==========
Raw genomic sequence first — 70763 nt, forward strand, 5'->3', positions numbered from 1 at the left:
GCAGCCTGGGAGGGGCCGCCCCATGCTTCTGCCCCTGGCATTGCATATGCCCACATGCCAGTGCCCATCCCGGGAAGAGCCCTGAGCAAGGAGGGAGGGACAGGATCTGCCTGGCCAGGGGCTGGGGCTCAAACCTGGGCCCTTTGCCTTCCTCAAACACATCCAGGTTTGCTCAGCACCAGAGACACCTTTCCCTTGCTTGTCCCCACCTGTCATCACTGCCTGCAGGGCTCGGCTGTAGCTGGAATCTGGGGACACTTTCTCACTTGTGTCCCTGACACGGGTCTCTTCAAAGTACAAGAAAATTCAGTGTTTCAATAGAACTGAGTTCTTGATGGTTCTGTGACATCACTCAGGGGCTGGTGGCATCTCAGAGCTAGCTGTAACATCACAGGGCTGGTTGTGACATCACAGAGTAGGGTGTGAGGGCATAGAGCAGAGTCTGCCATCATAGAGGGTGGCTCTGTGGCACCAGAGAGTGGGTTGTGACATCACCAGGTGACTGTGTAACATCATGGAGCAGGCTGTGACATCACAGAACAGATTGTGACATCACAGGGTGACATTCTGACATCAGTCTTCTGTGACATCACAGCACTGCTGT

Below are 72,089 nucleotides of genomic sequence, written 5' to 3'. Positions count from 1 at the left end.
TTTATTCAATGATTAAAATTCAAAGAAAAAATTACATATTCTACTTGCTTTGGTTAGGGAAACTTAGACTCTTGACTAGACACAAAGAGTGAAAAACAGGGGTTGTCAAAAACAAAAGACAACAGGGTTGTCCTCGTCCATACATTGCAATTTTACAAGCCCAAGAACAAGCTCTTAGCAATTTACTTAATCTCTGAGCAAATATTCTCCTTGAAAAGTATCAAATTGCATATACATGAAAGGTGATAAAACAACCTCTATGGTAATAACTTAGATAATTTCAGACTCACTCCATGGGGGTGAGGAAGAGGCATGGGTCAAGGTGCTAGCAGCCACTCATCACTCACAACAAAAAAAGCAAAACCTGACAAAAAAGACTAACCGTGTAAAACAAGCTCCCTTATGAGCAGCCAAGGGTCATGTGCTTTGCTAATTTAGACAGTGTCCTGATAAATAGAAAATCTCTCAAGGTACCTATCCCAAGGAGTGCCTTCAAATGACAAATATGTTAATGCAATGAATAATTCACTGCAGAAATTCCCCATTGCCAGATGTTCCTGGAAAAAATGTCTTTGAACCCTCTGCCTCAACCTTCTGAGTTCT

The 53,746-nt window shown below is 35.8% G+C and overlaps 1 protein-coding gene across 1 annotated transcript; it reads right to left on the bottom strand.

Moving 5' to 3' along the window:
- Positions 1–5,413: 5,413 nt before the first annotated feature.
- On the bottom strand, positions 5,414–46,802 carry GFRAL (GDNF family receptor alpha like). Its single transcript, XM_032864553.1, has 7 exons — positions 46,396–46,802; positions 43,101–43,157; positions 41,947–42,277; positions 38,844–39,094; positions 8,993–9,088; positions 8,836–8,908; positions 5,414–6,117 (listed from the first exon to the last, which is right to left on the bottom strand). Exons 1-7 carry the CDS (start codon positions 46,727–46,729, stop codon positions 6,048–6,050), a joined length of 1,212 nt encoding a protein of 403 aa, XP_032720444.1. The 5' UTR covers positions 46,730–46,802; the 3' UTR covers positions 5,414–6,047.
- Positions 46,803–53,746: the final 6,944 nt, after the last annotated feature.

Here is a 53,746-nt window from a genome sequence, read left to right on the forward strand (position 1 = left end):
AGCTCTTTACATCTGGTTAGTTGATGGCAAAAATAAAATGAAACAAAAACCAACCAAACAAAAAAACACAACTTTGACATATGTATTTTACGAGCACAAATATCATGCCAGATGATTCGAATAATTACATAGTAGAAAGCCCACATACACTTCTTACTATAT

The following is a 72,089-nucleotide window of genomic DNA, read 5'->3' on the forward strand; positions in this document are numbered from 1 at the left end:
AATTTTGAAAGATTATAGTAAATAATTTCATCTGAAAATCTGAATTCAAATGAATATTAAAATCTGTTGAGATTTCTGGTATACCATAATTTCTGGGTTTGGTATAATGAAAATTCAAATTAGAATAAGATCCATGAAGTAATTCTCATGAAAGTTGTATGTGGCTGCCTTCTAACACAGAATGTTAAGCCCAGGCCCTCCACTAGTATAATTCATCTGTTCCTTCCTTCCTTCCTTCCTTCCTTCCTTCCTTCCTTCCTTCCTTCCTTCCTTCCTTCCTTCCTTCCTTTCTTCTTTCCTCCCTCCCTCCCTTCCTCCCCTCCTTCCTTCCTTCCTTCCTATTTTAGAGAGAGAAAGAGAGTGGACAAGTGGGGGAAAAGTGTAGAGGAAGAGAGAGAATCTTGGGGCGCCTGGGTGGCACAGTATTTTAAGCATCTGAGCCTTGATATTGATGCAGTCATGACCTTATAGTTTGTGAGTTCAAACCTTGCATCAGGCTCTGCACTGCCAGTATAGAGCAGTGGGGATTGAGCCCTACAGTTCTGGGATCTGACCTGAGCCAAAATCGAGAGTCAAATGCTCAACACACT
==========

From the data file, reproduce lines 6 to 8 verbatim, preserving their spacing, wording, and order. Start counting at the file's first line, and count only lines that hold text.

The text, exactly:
Moving 5' to 3' along the window:
- Positions 1–5,413: 5,413 nt before the first annotated feature.
- On the bottom strand, positions 5,414–46,802 carry GFRAL (GDNF family receptor alpha like). Its single transcript, XM_032864553.1, has 7 exons — positions 46,396–46,802; positions 43,101–43,157; positions 41,947–42,277; positions 38,844–39,094; positions 8,993–9,088; positions 8,836–8,908; positions 5,414–6,117 (listed from the first exon to the last, which is right to left on the bottom strand). Exons 1-7 carry the CDS (start codon positions 46,727–46,729, stop codon positions 6,048–6,050), a joined length of 1,212 nt encoding a protein of 403 aa, XP_032720444.1. The 5' UTR covers positions 46,730–46,802; the 3' UTR covers positions 5,414–6,047.